Just one decade ago, the majority of mainstream automakers turned their noses up in disgust at the idea of building an electric car. Bemoaning electric vehicles as being slow, boring, limited on range, difficult to refuel and expensive to make, pretty much every automaker had their own long list of reasons not to pursue an electric vehicle.
Even five years ago, despite the launch of case like the Nissan LEAF and Chevrolet Volt — not to mention the Tesla Roadster — automakers were reluctant to plow money into electric vehicle development. But in a post dieselgate world, we’re seeing more and more automakers step up to the plate, promising a slew of new electric and electrified vehicles over the next decade to help them meet global emission targets, lower corporate fuel economy figures and make the world a better place to live.
The latest to do this? German carmaker Daimler, parent company of both Mercedes-Benz and Smart, which is planning between six and nine brand-new electric car models as part of its plans to compete directly against the likes of Tesla in the electric car marketplace.
The fact Daimler is eager to chase Tesla is no new piece of news in itself: that information was offered by Daimler itself back in July when it announced an acceleration of its electric car development plans. But as Reuters reported yesterday, the German automaker appears to be developing far more electric cars than previously thought. Citing German trade magazine Automobilwosche, which itself cited sources close to the company, the news agency says that we should expect a slew of new models to enter into production some time between 2018 and 2024.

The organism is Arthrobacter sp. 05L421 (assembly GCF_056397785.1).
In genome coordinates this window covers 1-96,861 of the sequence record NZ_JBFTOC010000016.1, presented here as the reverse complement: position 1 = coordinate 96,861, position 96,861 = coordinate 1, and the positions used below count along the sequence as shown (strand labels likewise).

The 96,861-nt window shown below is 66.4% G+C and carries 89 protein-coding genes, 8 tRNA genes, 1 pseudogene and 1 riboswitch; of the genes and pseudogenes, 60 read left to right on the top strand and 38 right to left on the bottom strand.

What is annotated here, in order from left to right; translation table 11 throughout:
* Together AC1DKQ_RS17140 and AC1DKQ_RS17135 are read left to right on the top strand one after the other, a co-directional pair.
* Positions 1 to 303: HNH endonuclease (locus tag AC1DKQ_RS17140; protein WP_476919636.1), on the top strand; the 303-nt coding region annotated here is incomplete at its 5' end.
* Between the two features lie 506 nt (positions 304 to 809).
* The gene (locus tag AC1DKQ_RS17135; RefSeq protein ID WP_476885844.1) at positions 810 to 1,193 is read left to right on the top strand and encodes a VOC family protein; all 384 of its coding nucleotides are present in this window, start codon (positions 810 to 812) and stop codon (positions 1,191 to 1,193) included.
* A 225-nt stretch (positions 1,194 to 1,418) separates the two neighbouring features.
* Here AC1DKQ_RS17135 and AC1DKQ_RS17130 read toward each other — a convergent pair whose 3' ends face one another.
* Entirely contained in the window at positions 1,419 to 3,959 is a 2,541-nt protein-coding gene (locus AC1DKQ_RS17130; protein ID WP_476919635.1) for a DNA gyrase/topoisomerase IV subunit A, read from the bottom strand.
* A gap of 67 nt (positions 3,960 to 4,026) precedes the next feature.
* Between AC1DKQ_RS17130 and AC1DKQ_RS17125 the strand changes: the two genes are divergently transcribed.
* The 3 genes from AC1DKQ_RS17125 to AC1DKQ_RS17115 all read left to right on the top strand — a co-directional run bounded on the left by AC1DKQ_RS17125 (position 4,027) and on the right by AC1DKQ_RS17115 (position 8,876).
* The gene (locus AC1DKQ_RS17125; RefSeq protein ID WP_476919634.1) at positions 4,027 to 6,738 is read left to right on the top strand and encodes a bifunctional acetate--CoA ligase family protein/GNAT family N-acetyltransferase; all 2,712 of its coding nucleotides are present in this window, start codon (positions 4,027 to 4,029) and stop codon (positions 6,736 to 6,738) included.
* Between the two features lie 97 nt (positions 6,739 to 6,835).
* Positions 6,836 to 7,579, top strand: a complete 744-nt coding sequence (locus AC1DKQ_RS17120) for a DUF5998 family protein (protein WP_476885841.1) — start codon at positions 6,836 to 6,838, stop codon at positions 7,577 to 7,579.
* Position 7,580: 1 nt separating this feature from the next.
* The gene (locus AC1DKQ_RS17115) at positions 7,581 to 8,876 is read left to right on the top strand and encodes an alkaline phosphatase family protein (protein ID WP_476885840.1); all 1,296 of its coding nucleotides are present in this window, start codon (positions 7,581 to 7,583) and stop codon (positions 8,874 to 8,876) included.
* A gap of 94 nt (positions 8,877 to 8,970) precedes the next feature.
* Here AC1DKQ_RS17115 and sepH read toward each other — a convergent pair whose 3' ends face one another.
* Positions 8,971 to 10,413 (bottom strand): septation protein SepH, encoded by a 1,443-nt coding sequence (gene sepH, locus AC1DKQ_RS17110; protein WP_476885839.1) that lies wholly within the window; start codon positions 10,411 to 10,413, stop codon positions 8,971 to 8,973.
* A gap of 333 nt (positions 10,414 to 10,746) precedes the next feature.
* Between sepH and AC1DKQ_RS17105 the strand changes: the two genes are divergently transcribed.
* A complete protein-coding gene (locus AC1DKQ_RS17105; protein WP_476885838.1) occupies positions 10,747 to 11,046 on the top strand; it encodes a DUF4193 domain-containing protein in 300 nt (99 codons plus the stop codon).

This ties in nicely with what we already know: namely that Daimler — specifically Mercedes-Benz — is considering its own sub-brand for electric vehicles similar to BMW’s i-brand of plug-in cars; and that the first electric models to launch will likely be two new electric sedans and two new electric SUVs based on existing models.
If it operated in the same way as the BMW i-brand, the new electric-car name plate would retain the same prestige and cachet as the rest of Mercedes-Benz while simultaneously allowing the new brand to appeal to buyers who perhaps may not be traditional Mercedes-Benz customers. Eventually, like BMW’s i-brand we’d expect technology from Mercedes-Benz’s new sub brand to filter through into mainstream models too.
Of course, it’s worth noting here that while Daimler is planning a massive expansion to its electric car offering, it already offers various plug-in vehicles around the world, including its all-electric (Tesla-engineered) B-Class Electric Drive, an all-electric version of the Smart ForTwo Electric Drive based on the previous-generation Smart ForTwo, and plug-in hybrid versions of the S-Class Sedan and C-Class Sedan.
To date however, none of those vehicles have been marketed as high-volume vehicles. Instead, existing electric models have been treated as compliance cars in order to meet zero emission mandate in various U.S. and European markets, while the various plug-in hybrid offerings have been sold as an alternative to diesel-engined cars for customers who want a cleaner, greener vehicle without ditching the Mercedes-Benz brand.
Daimler’s new push toward electric vehicles — and it seems to be a genuine one — will certainly increase the number of high-end and premium plug-in vehicles on the market. But with Tesla constantly revising its Model S and Model X electric cars — and readying itself to launch the Model 3 next year — Daimler is going to have its work cut out if it truly wants to steal back at least some of the premium market share it has already lost to the decade-old California company.
It’s undeniable that Daimler has Tesla beaten when it comes to premium interior features, but only time will tell if Daimler can beat Tesla on price, performance and range, too.
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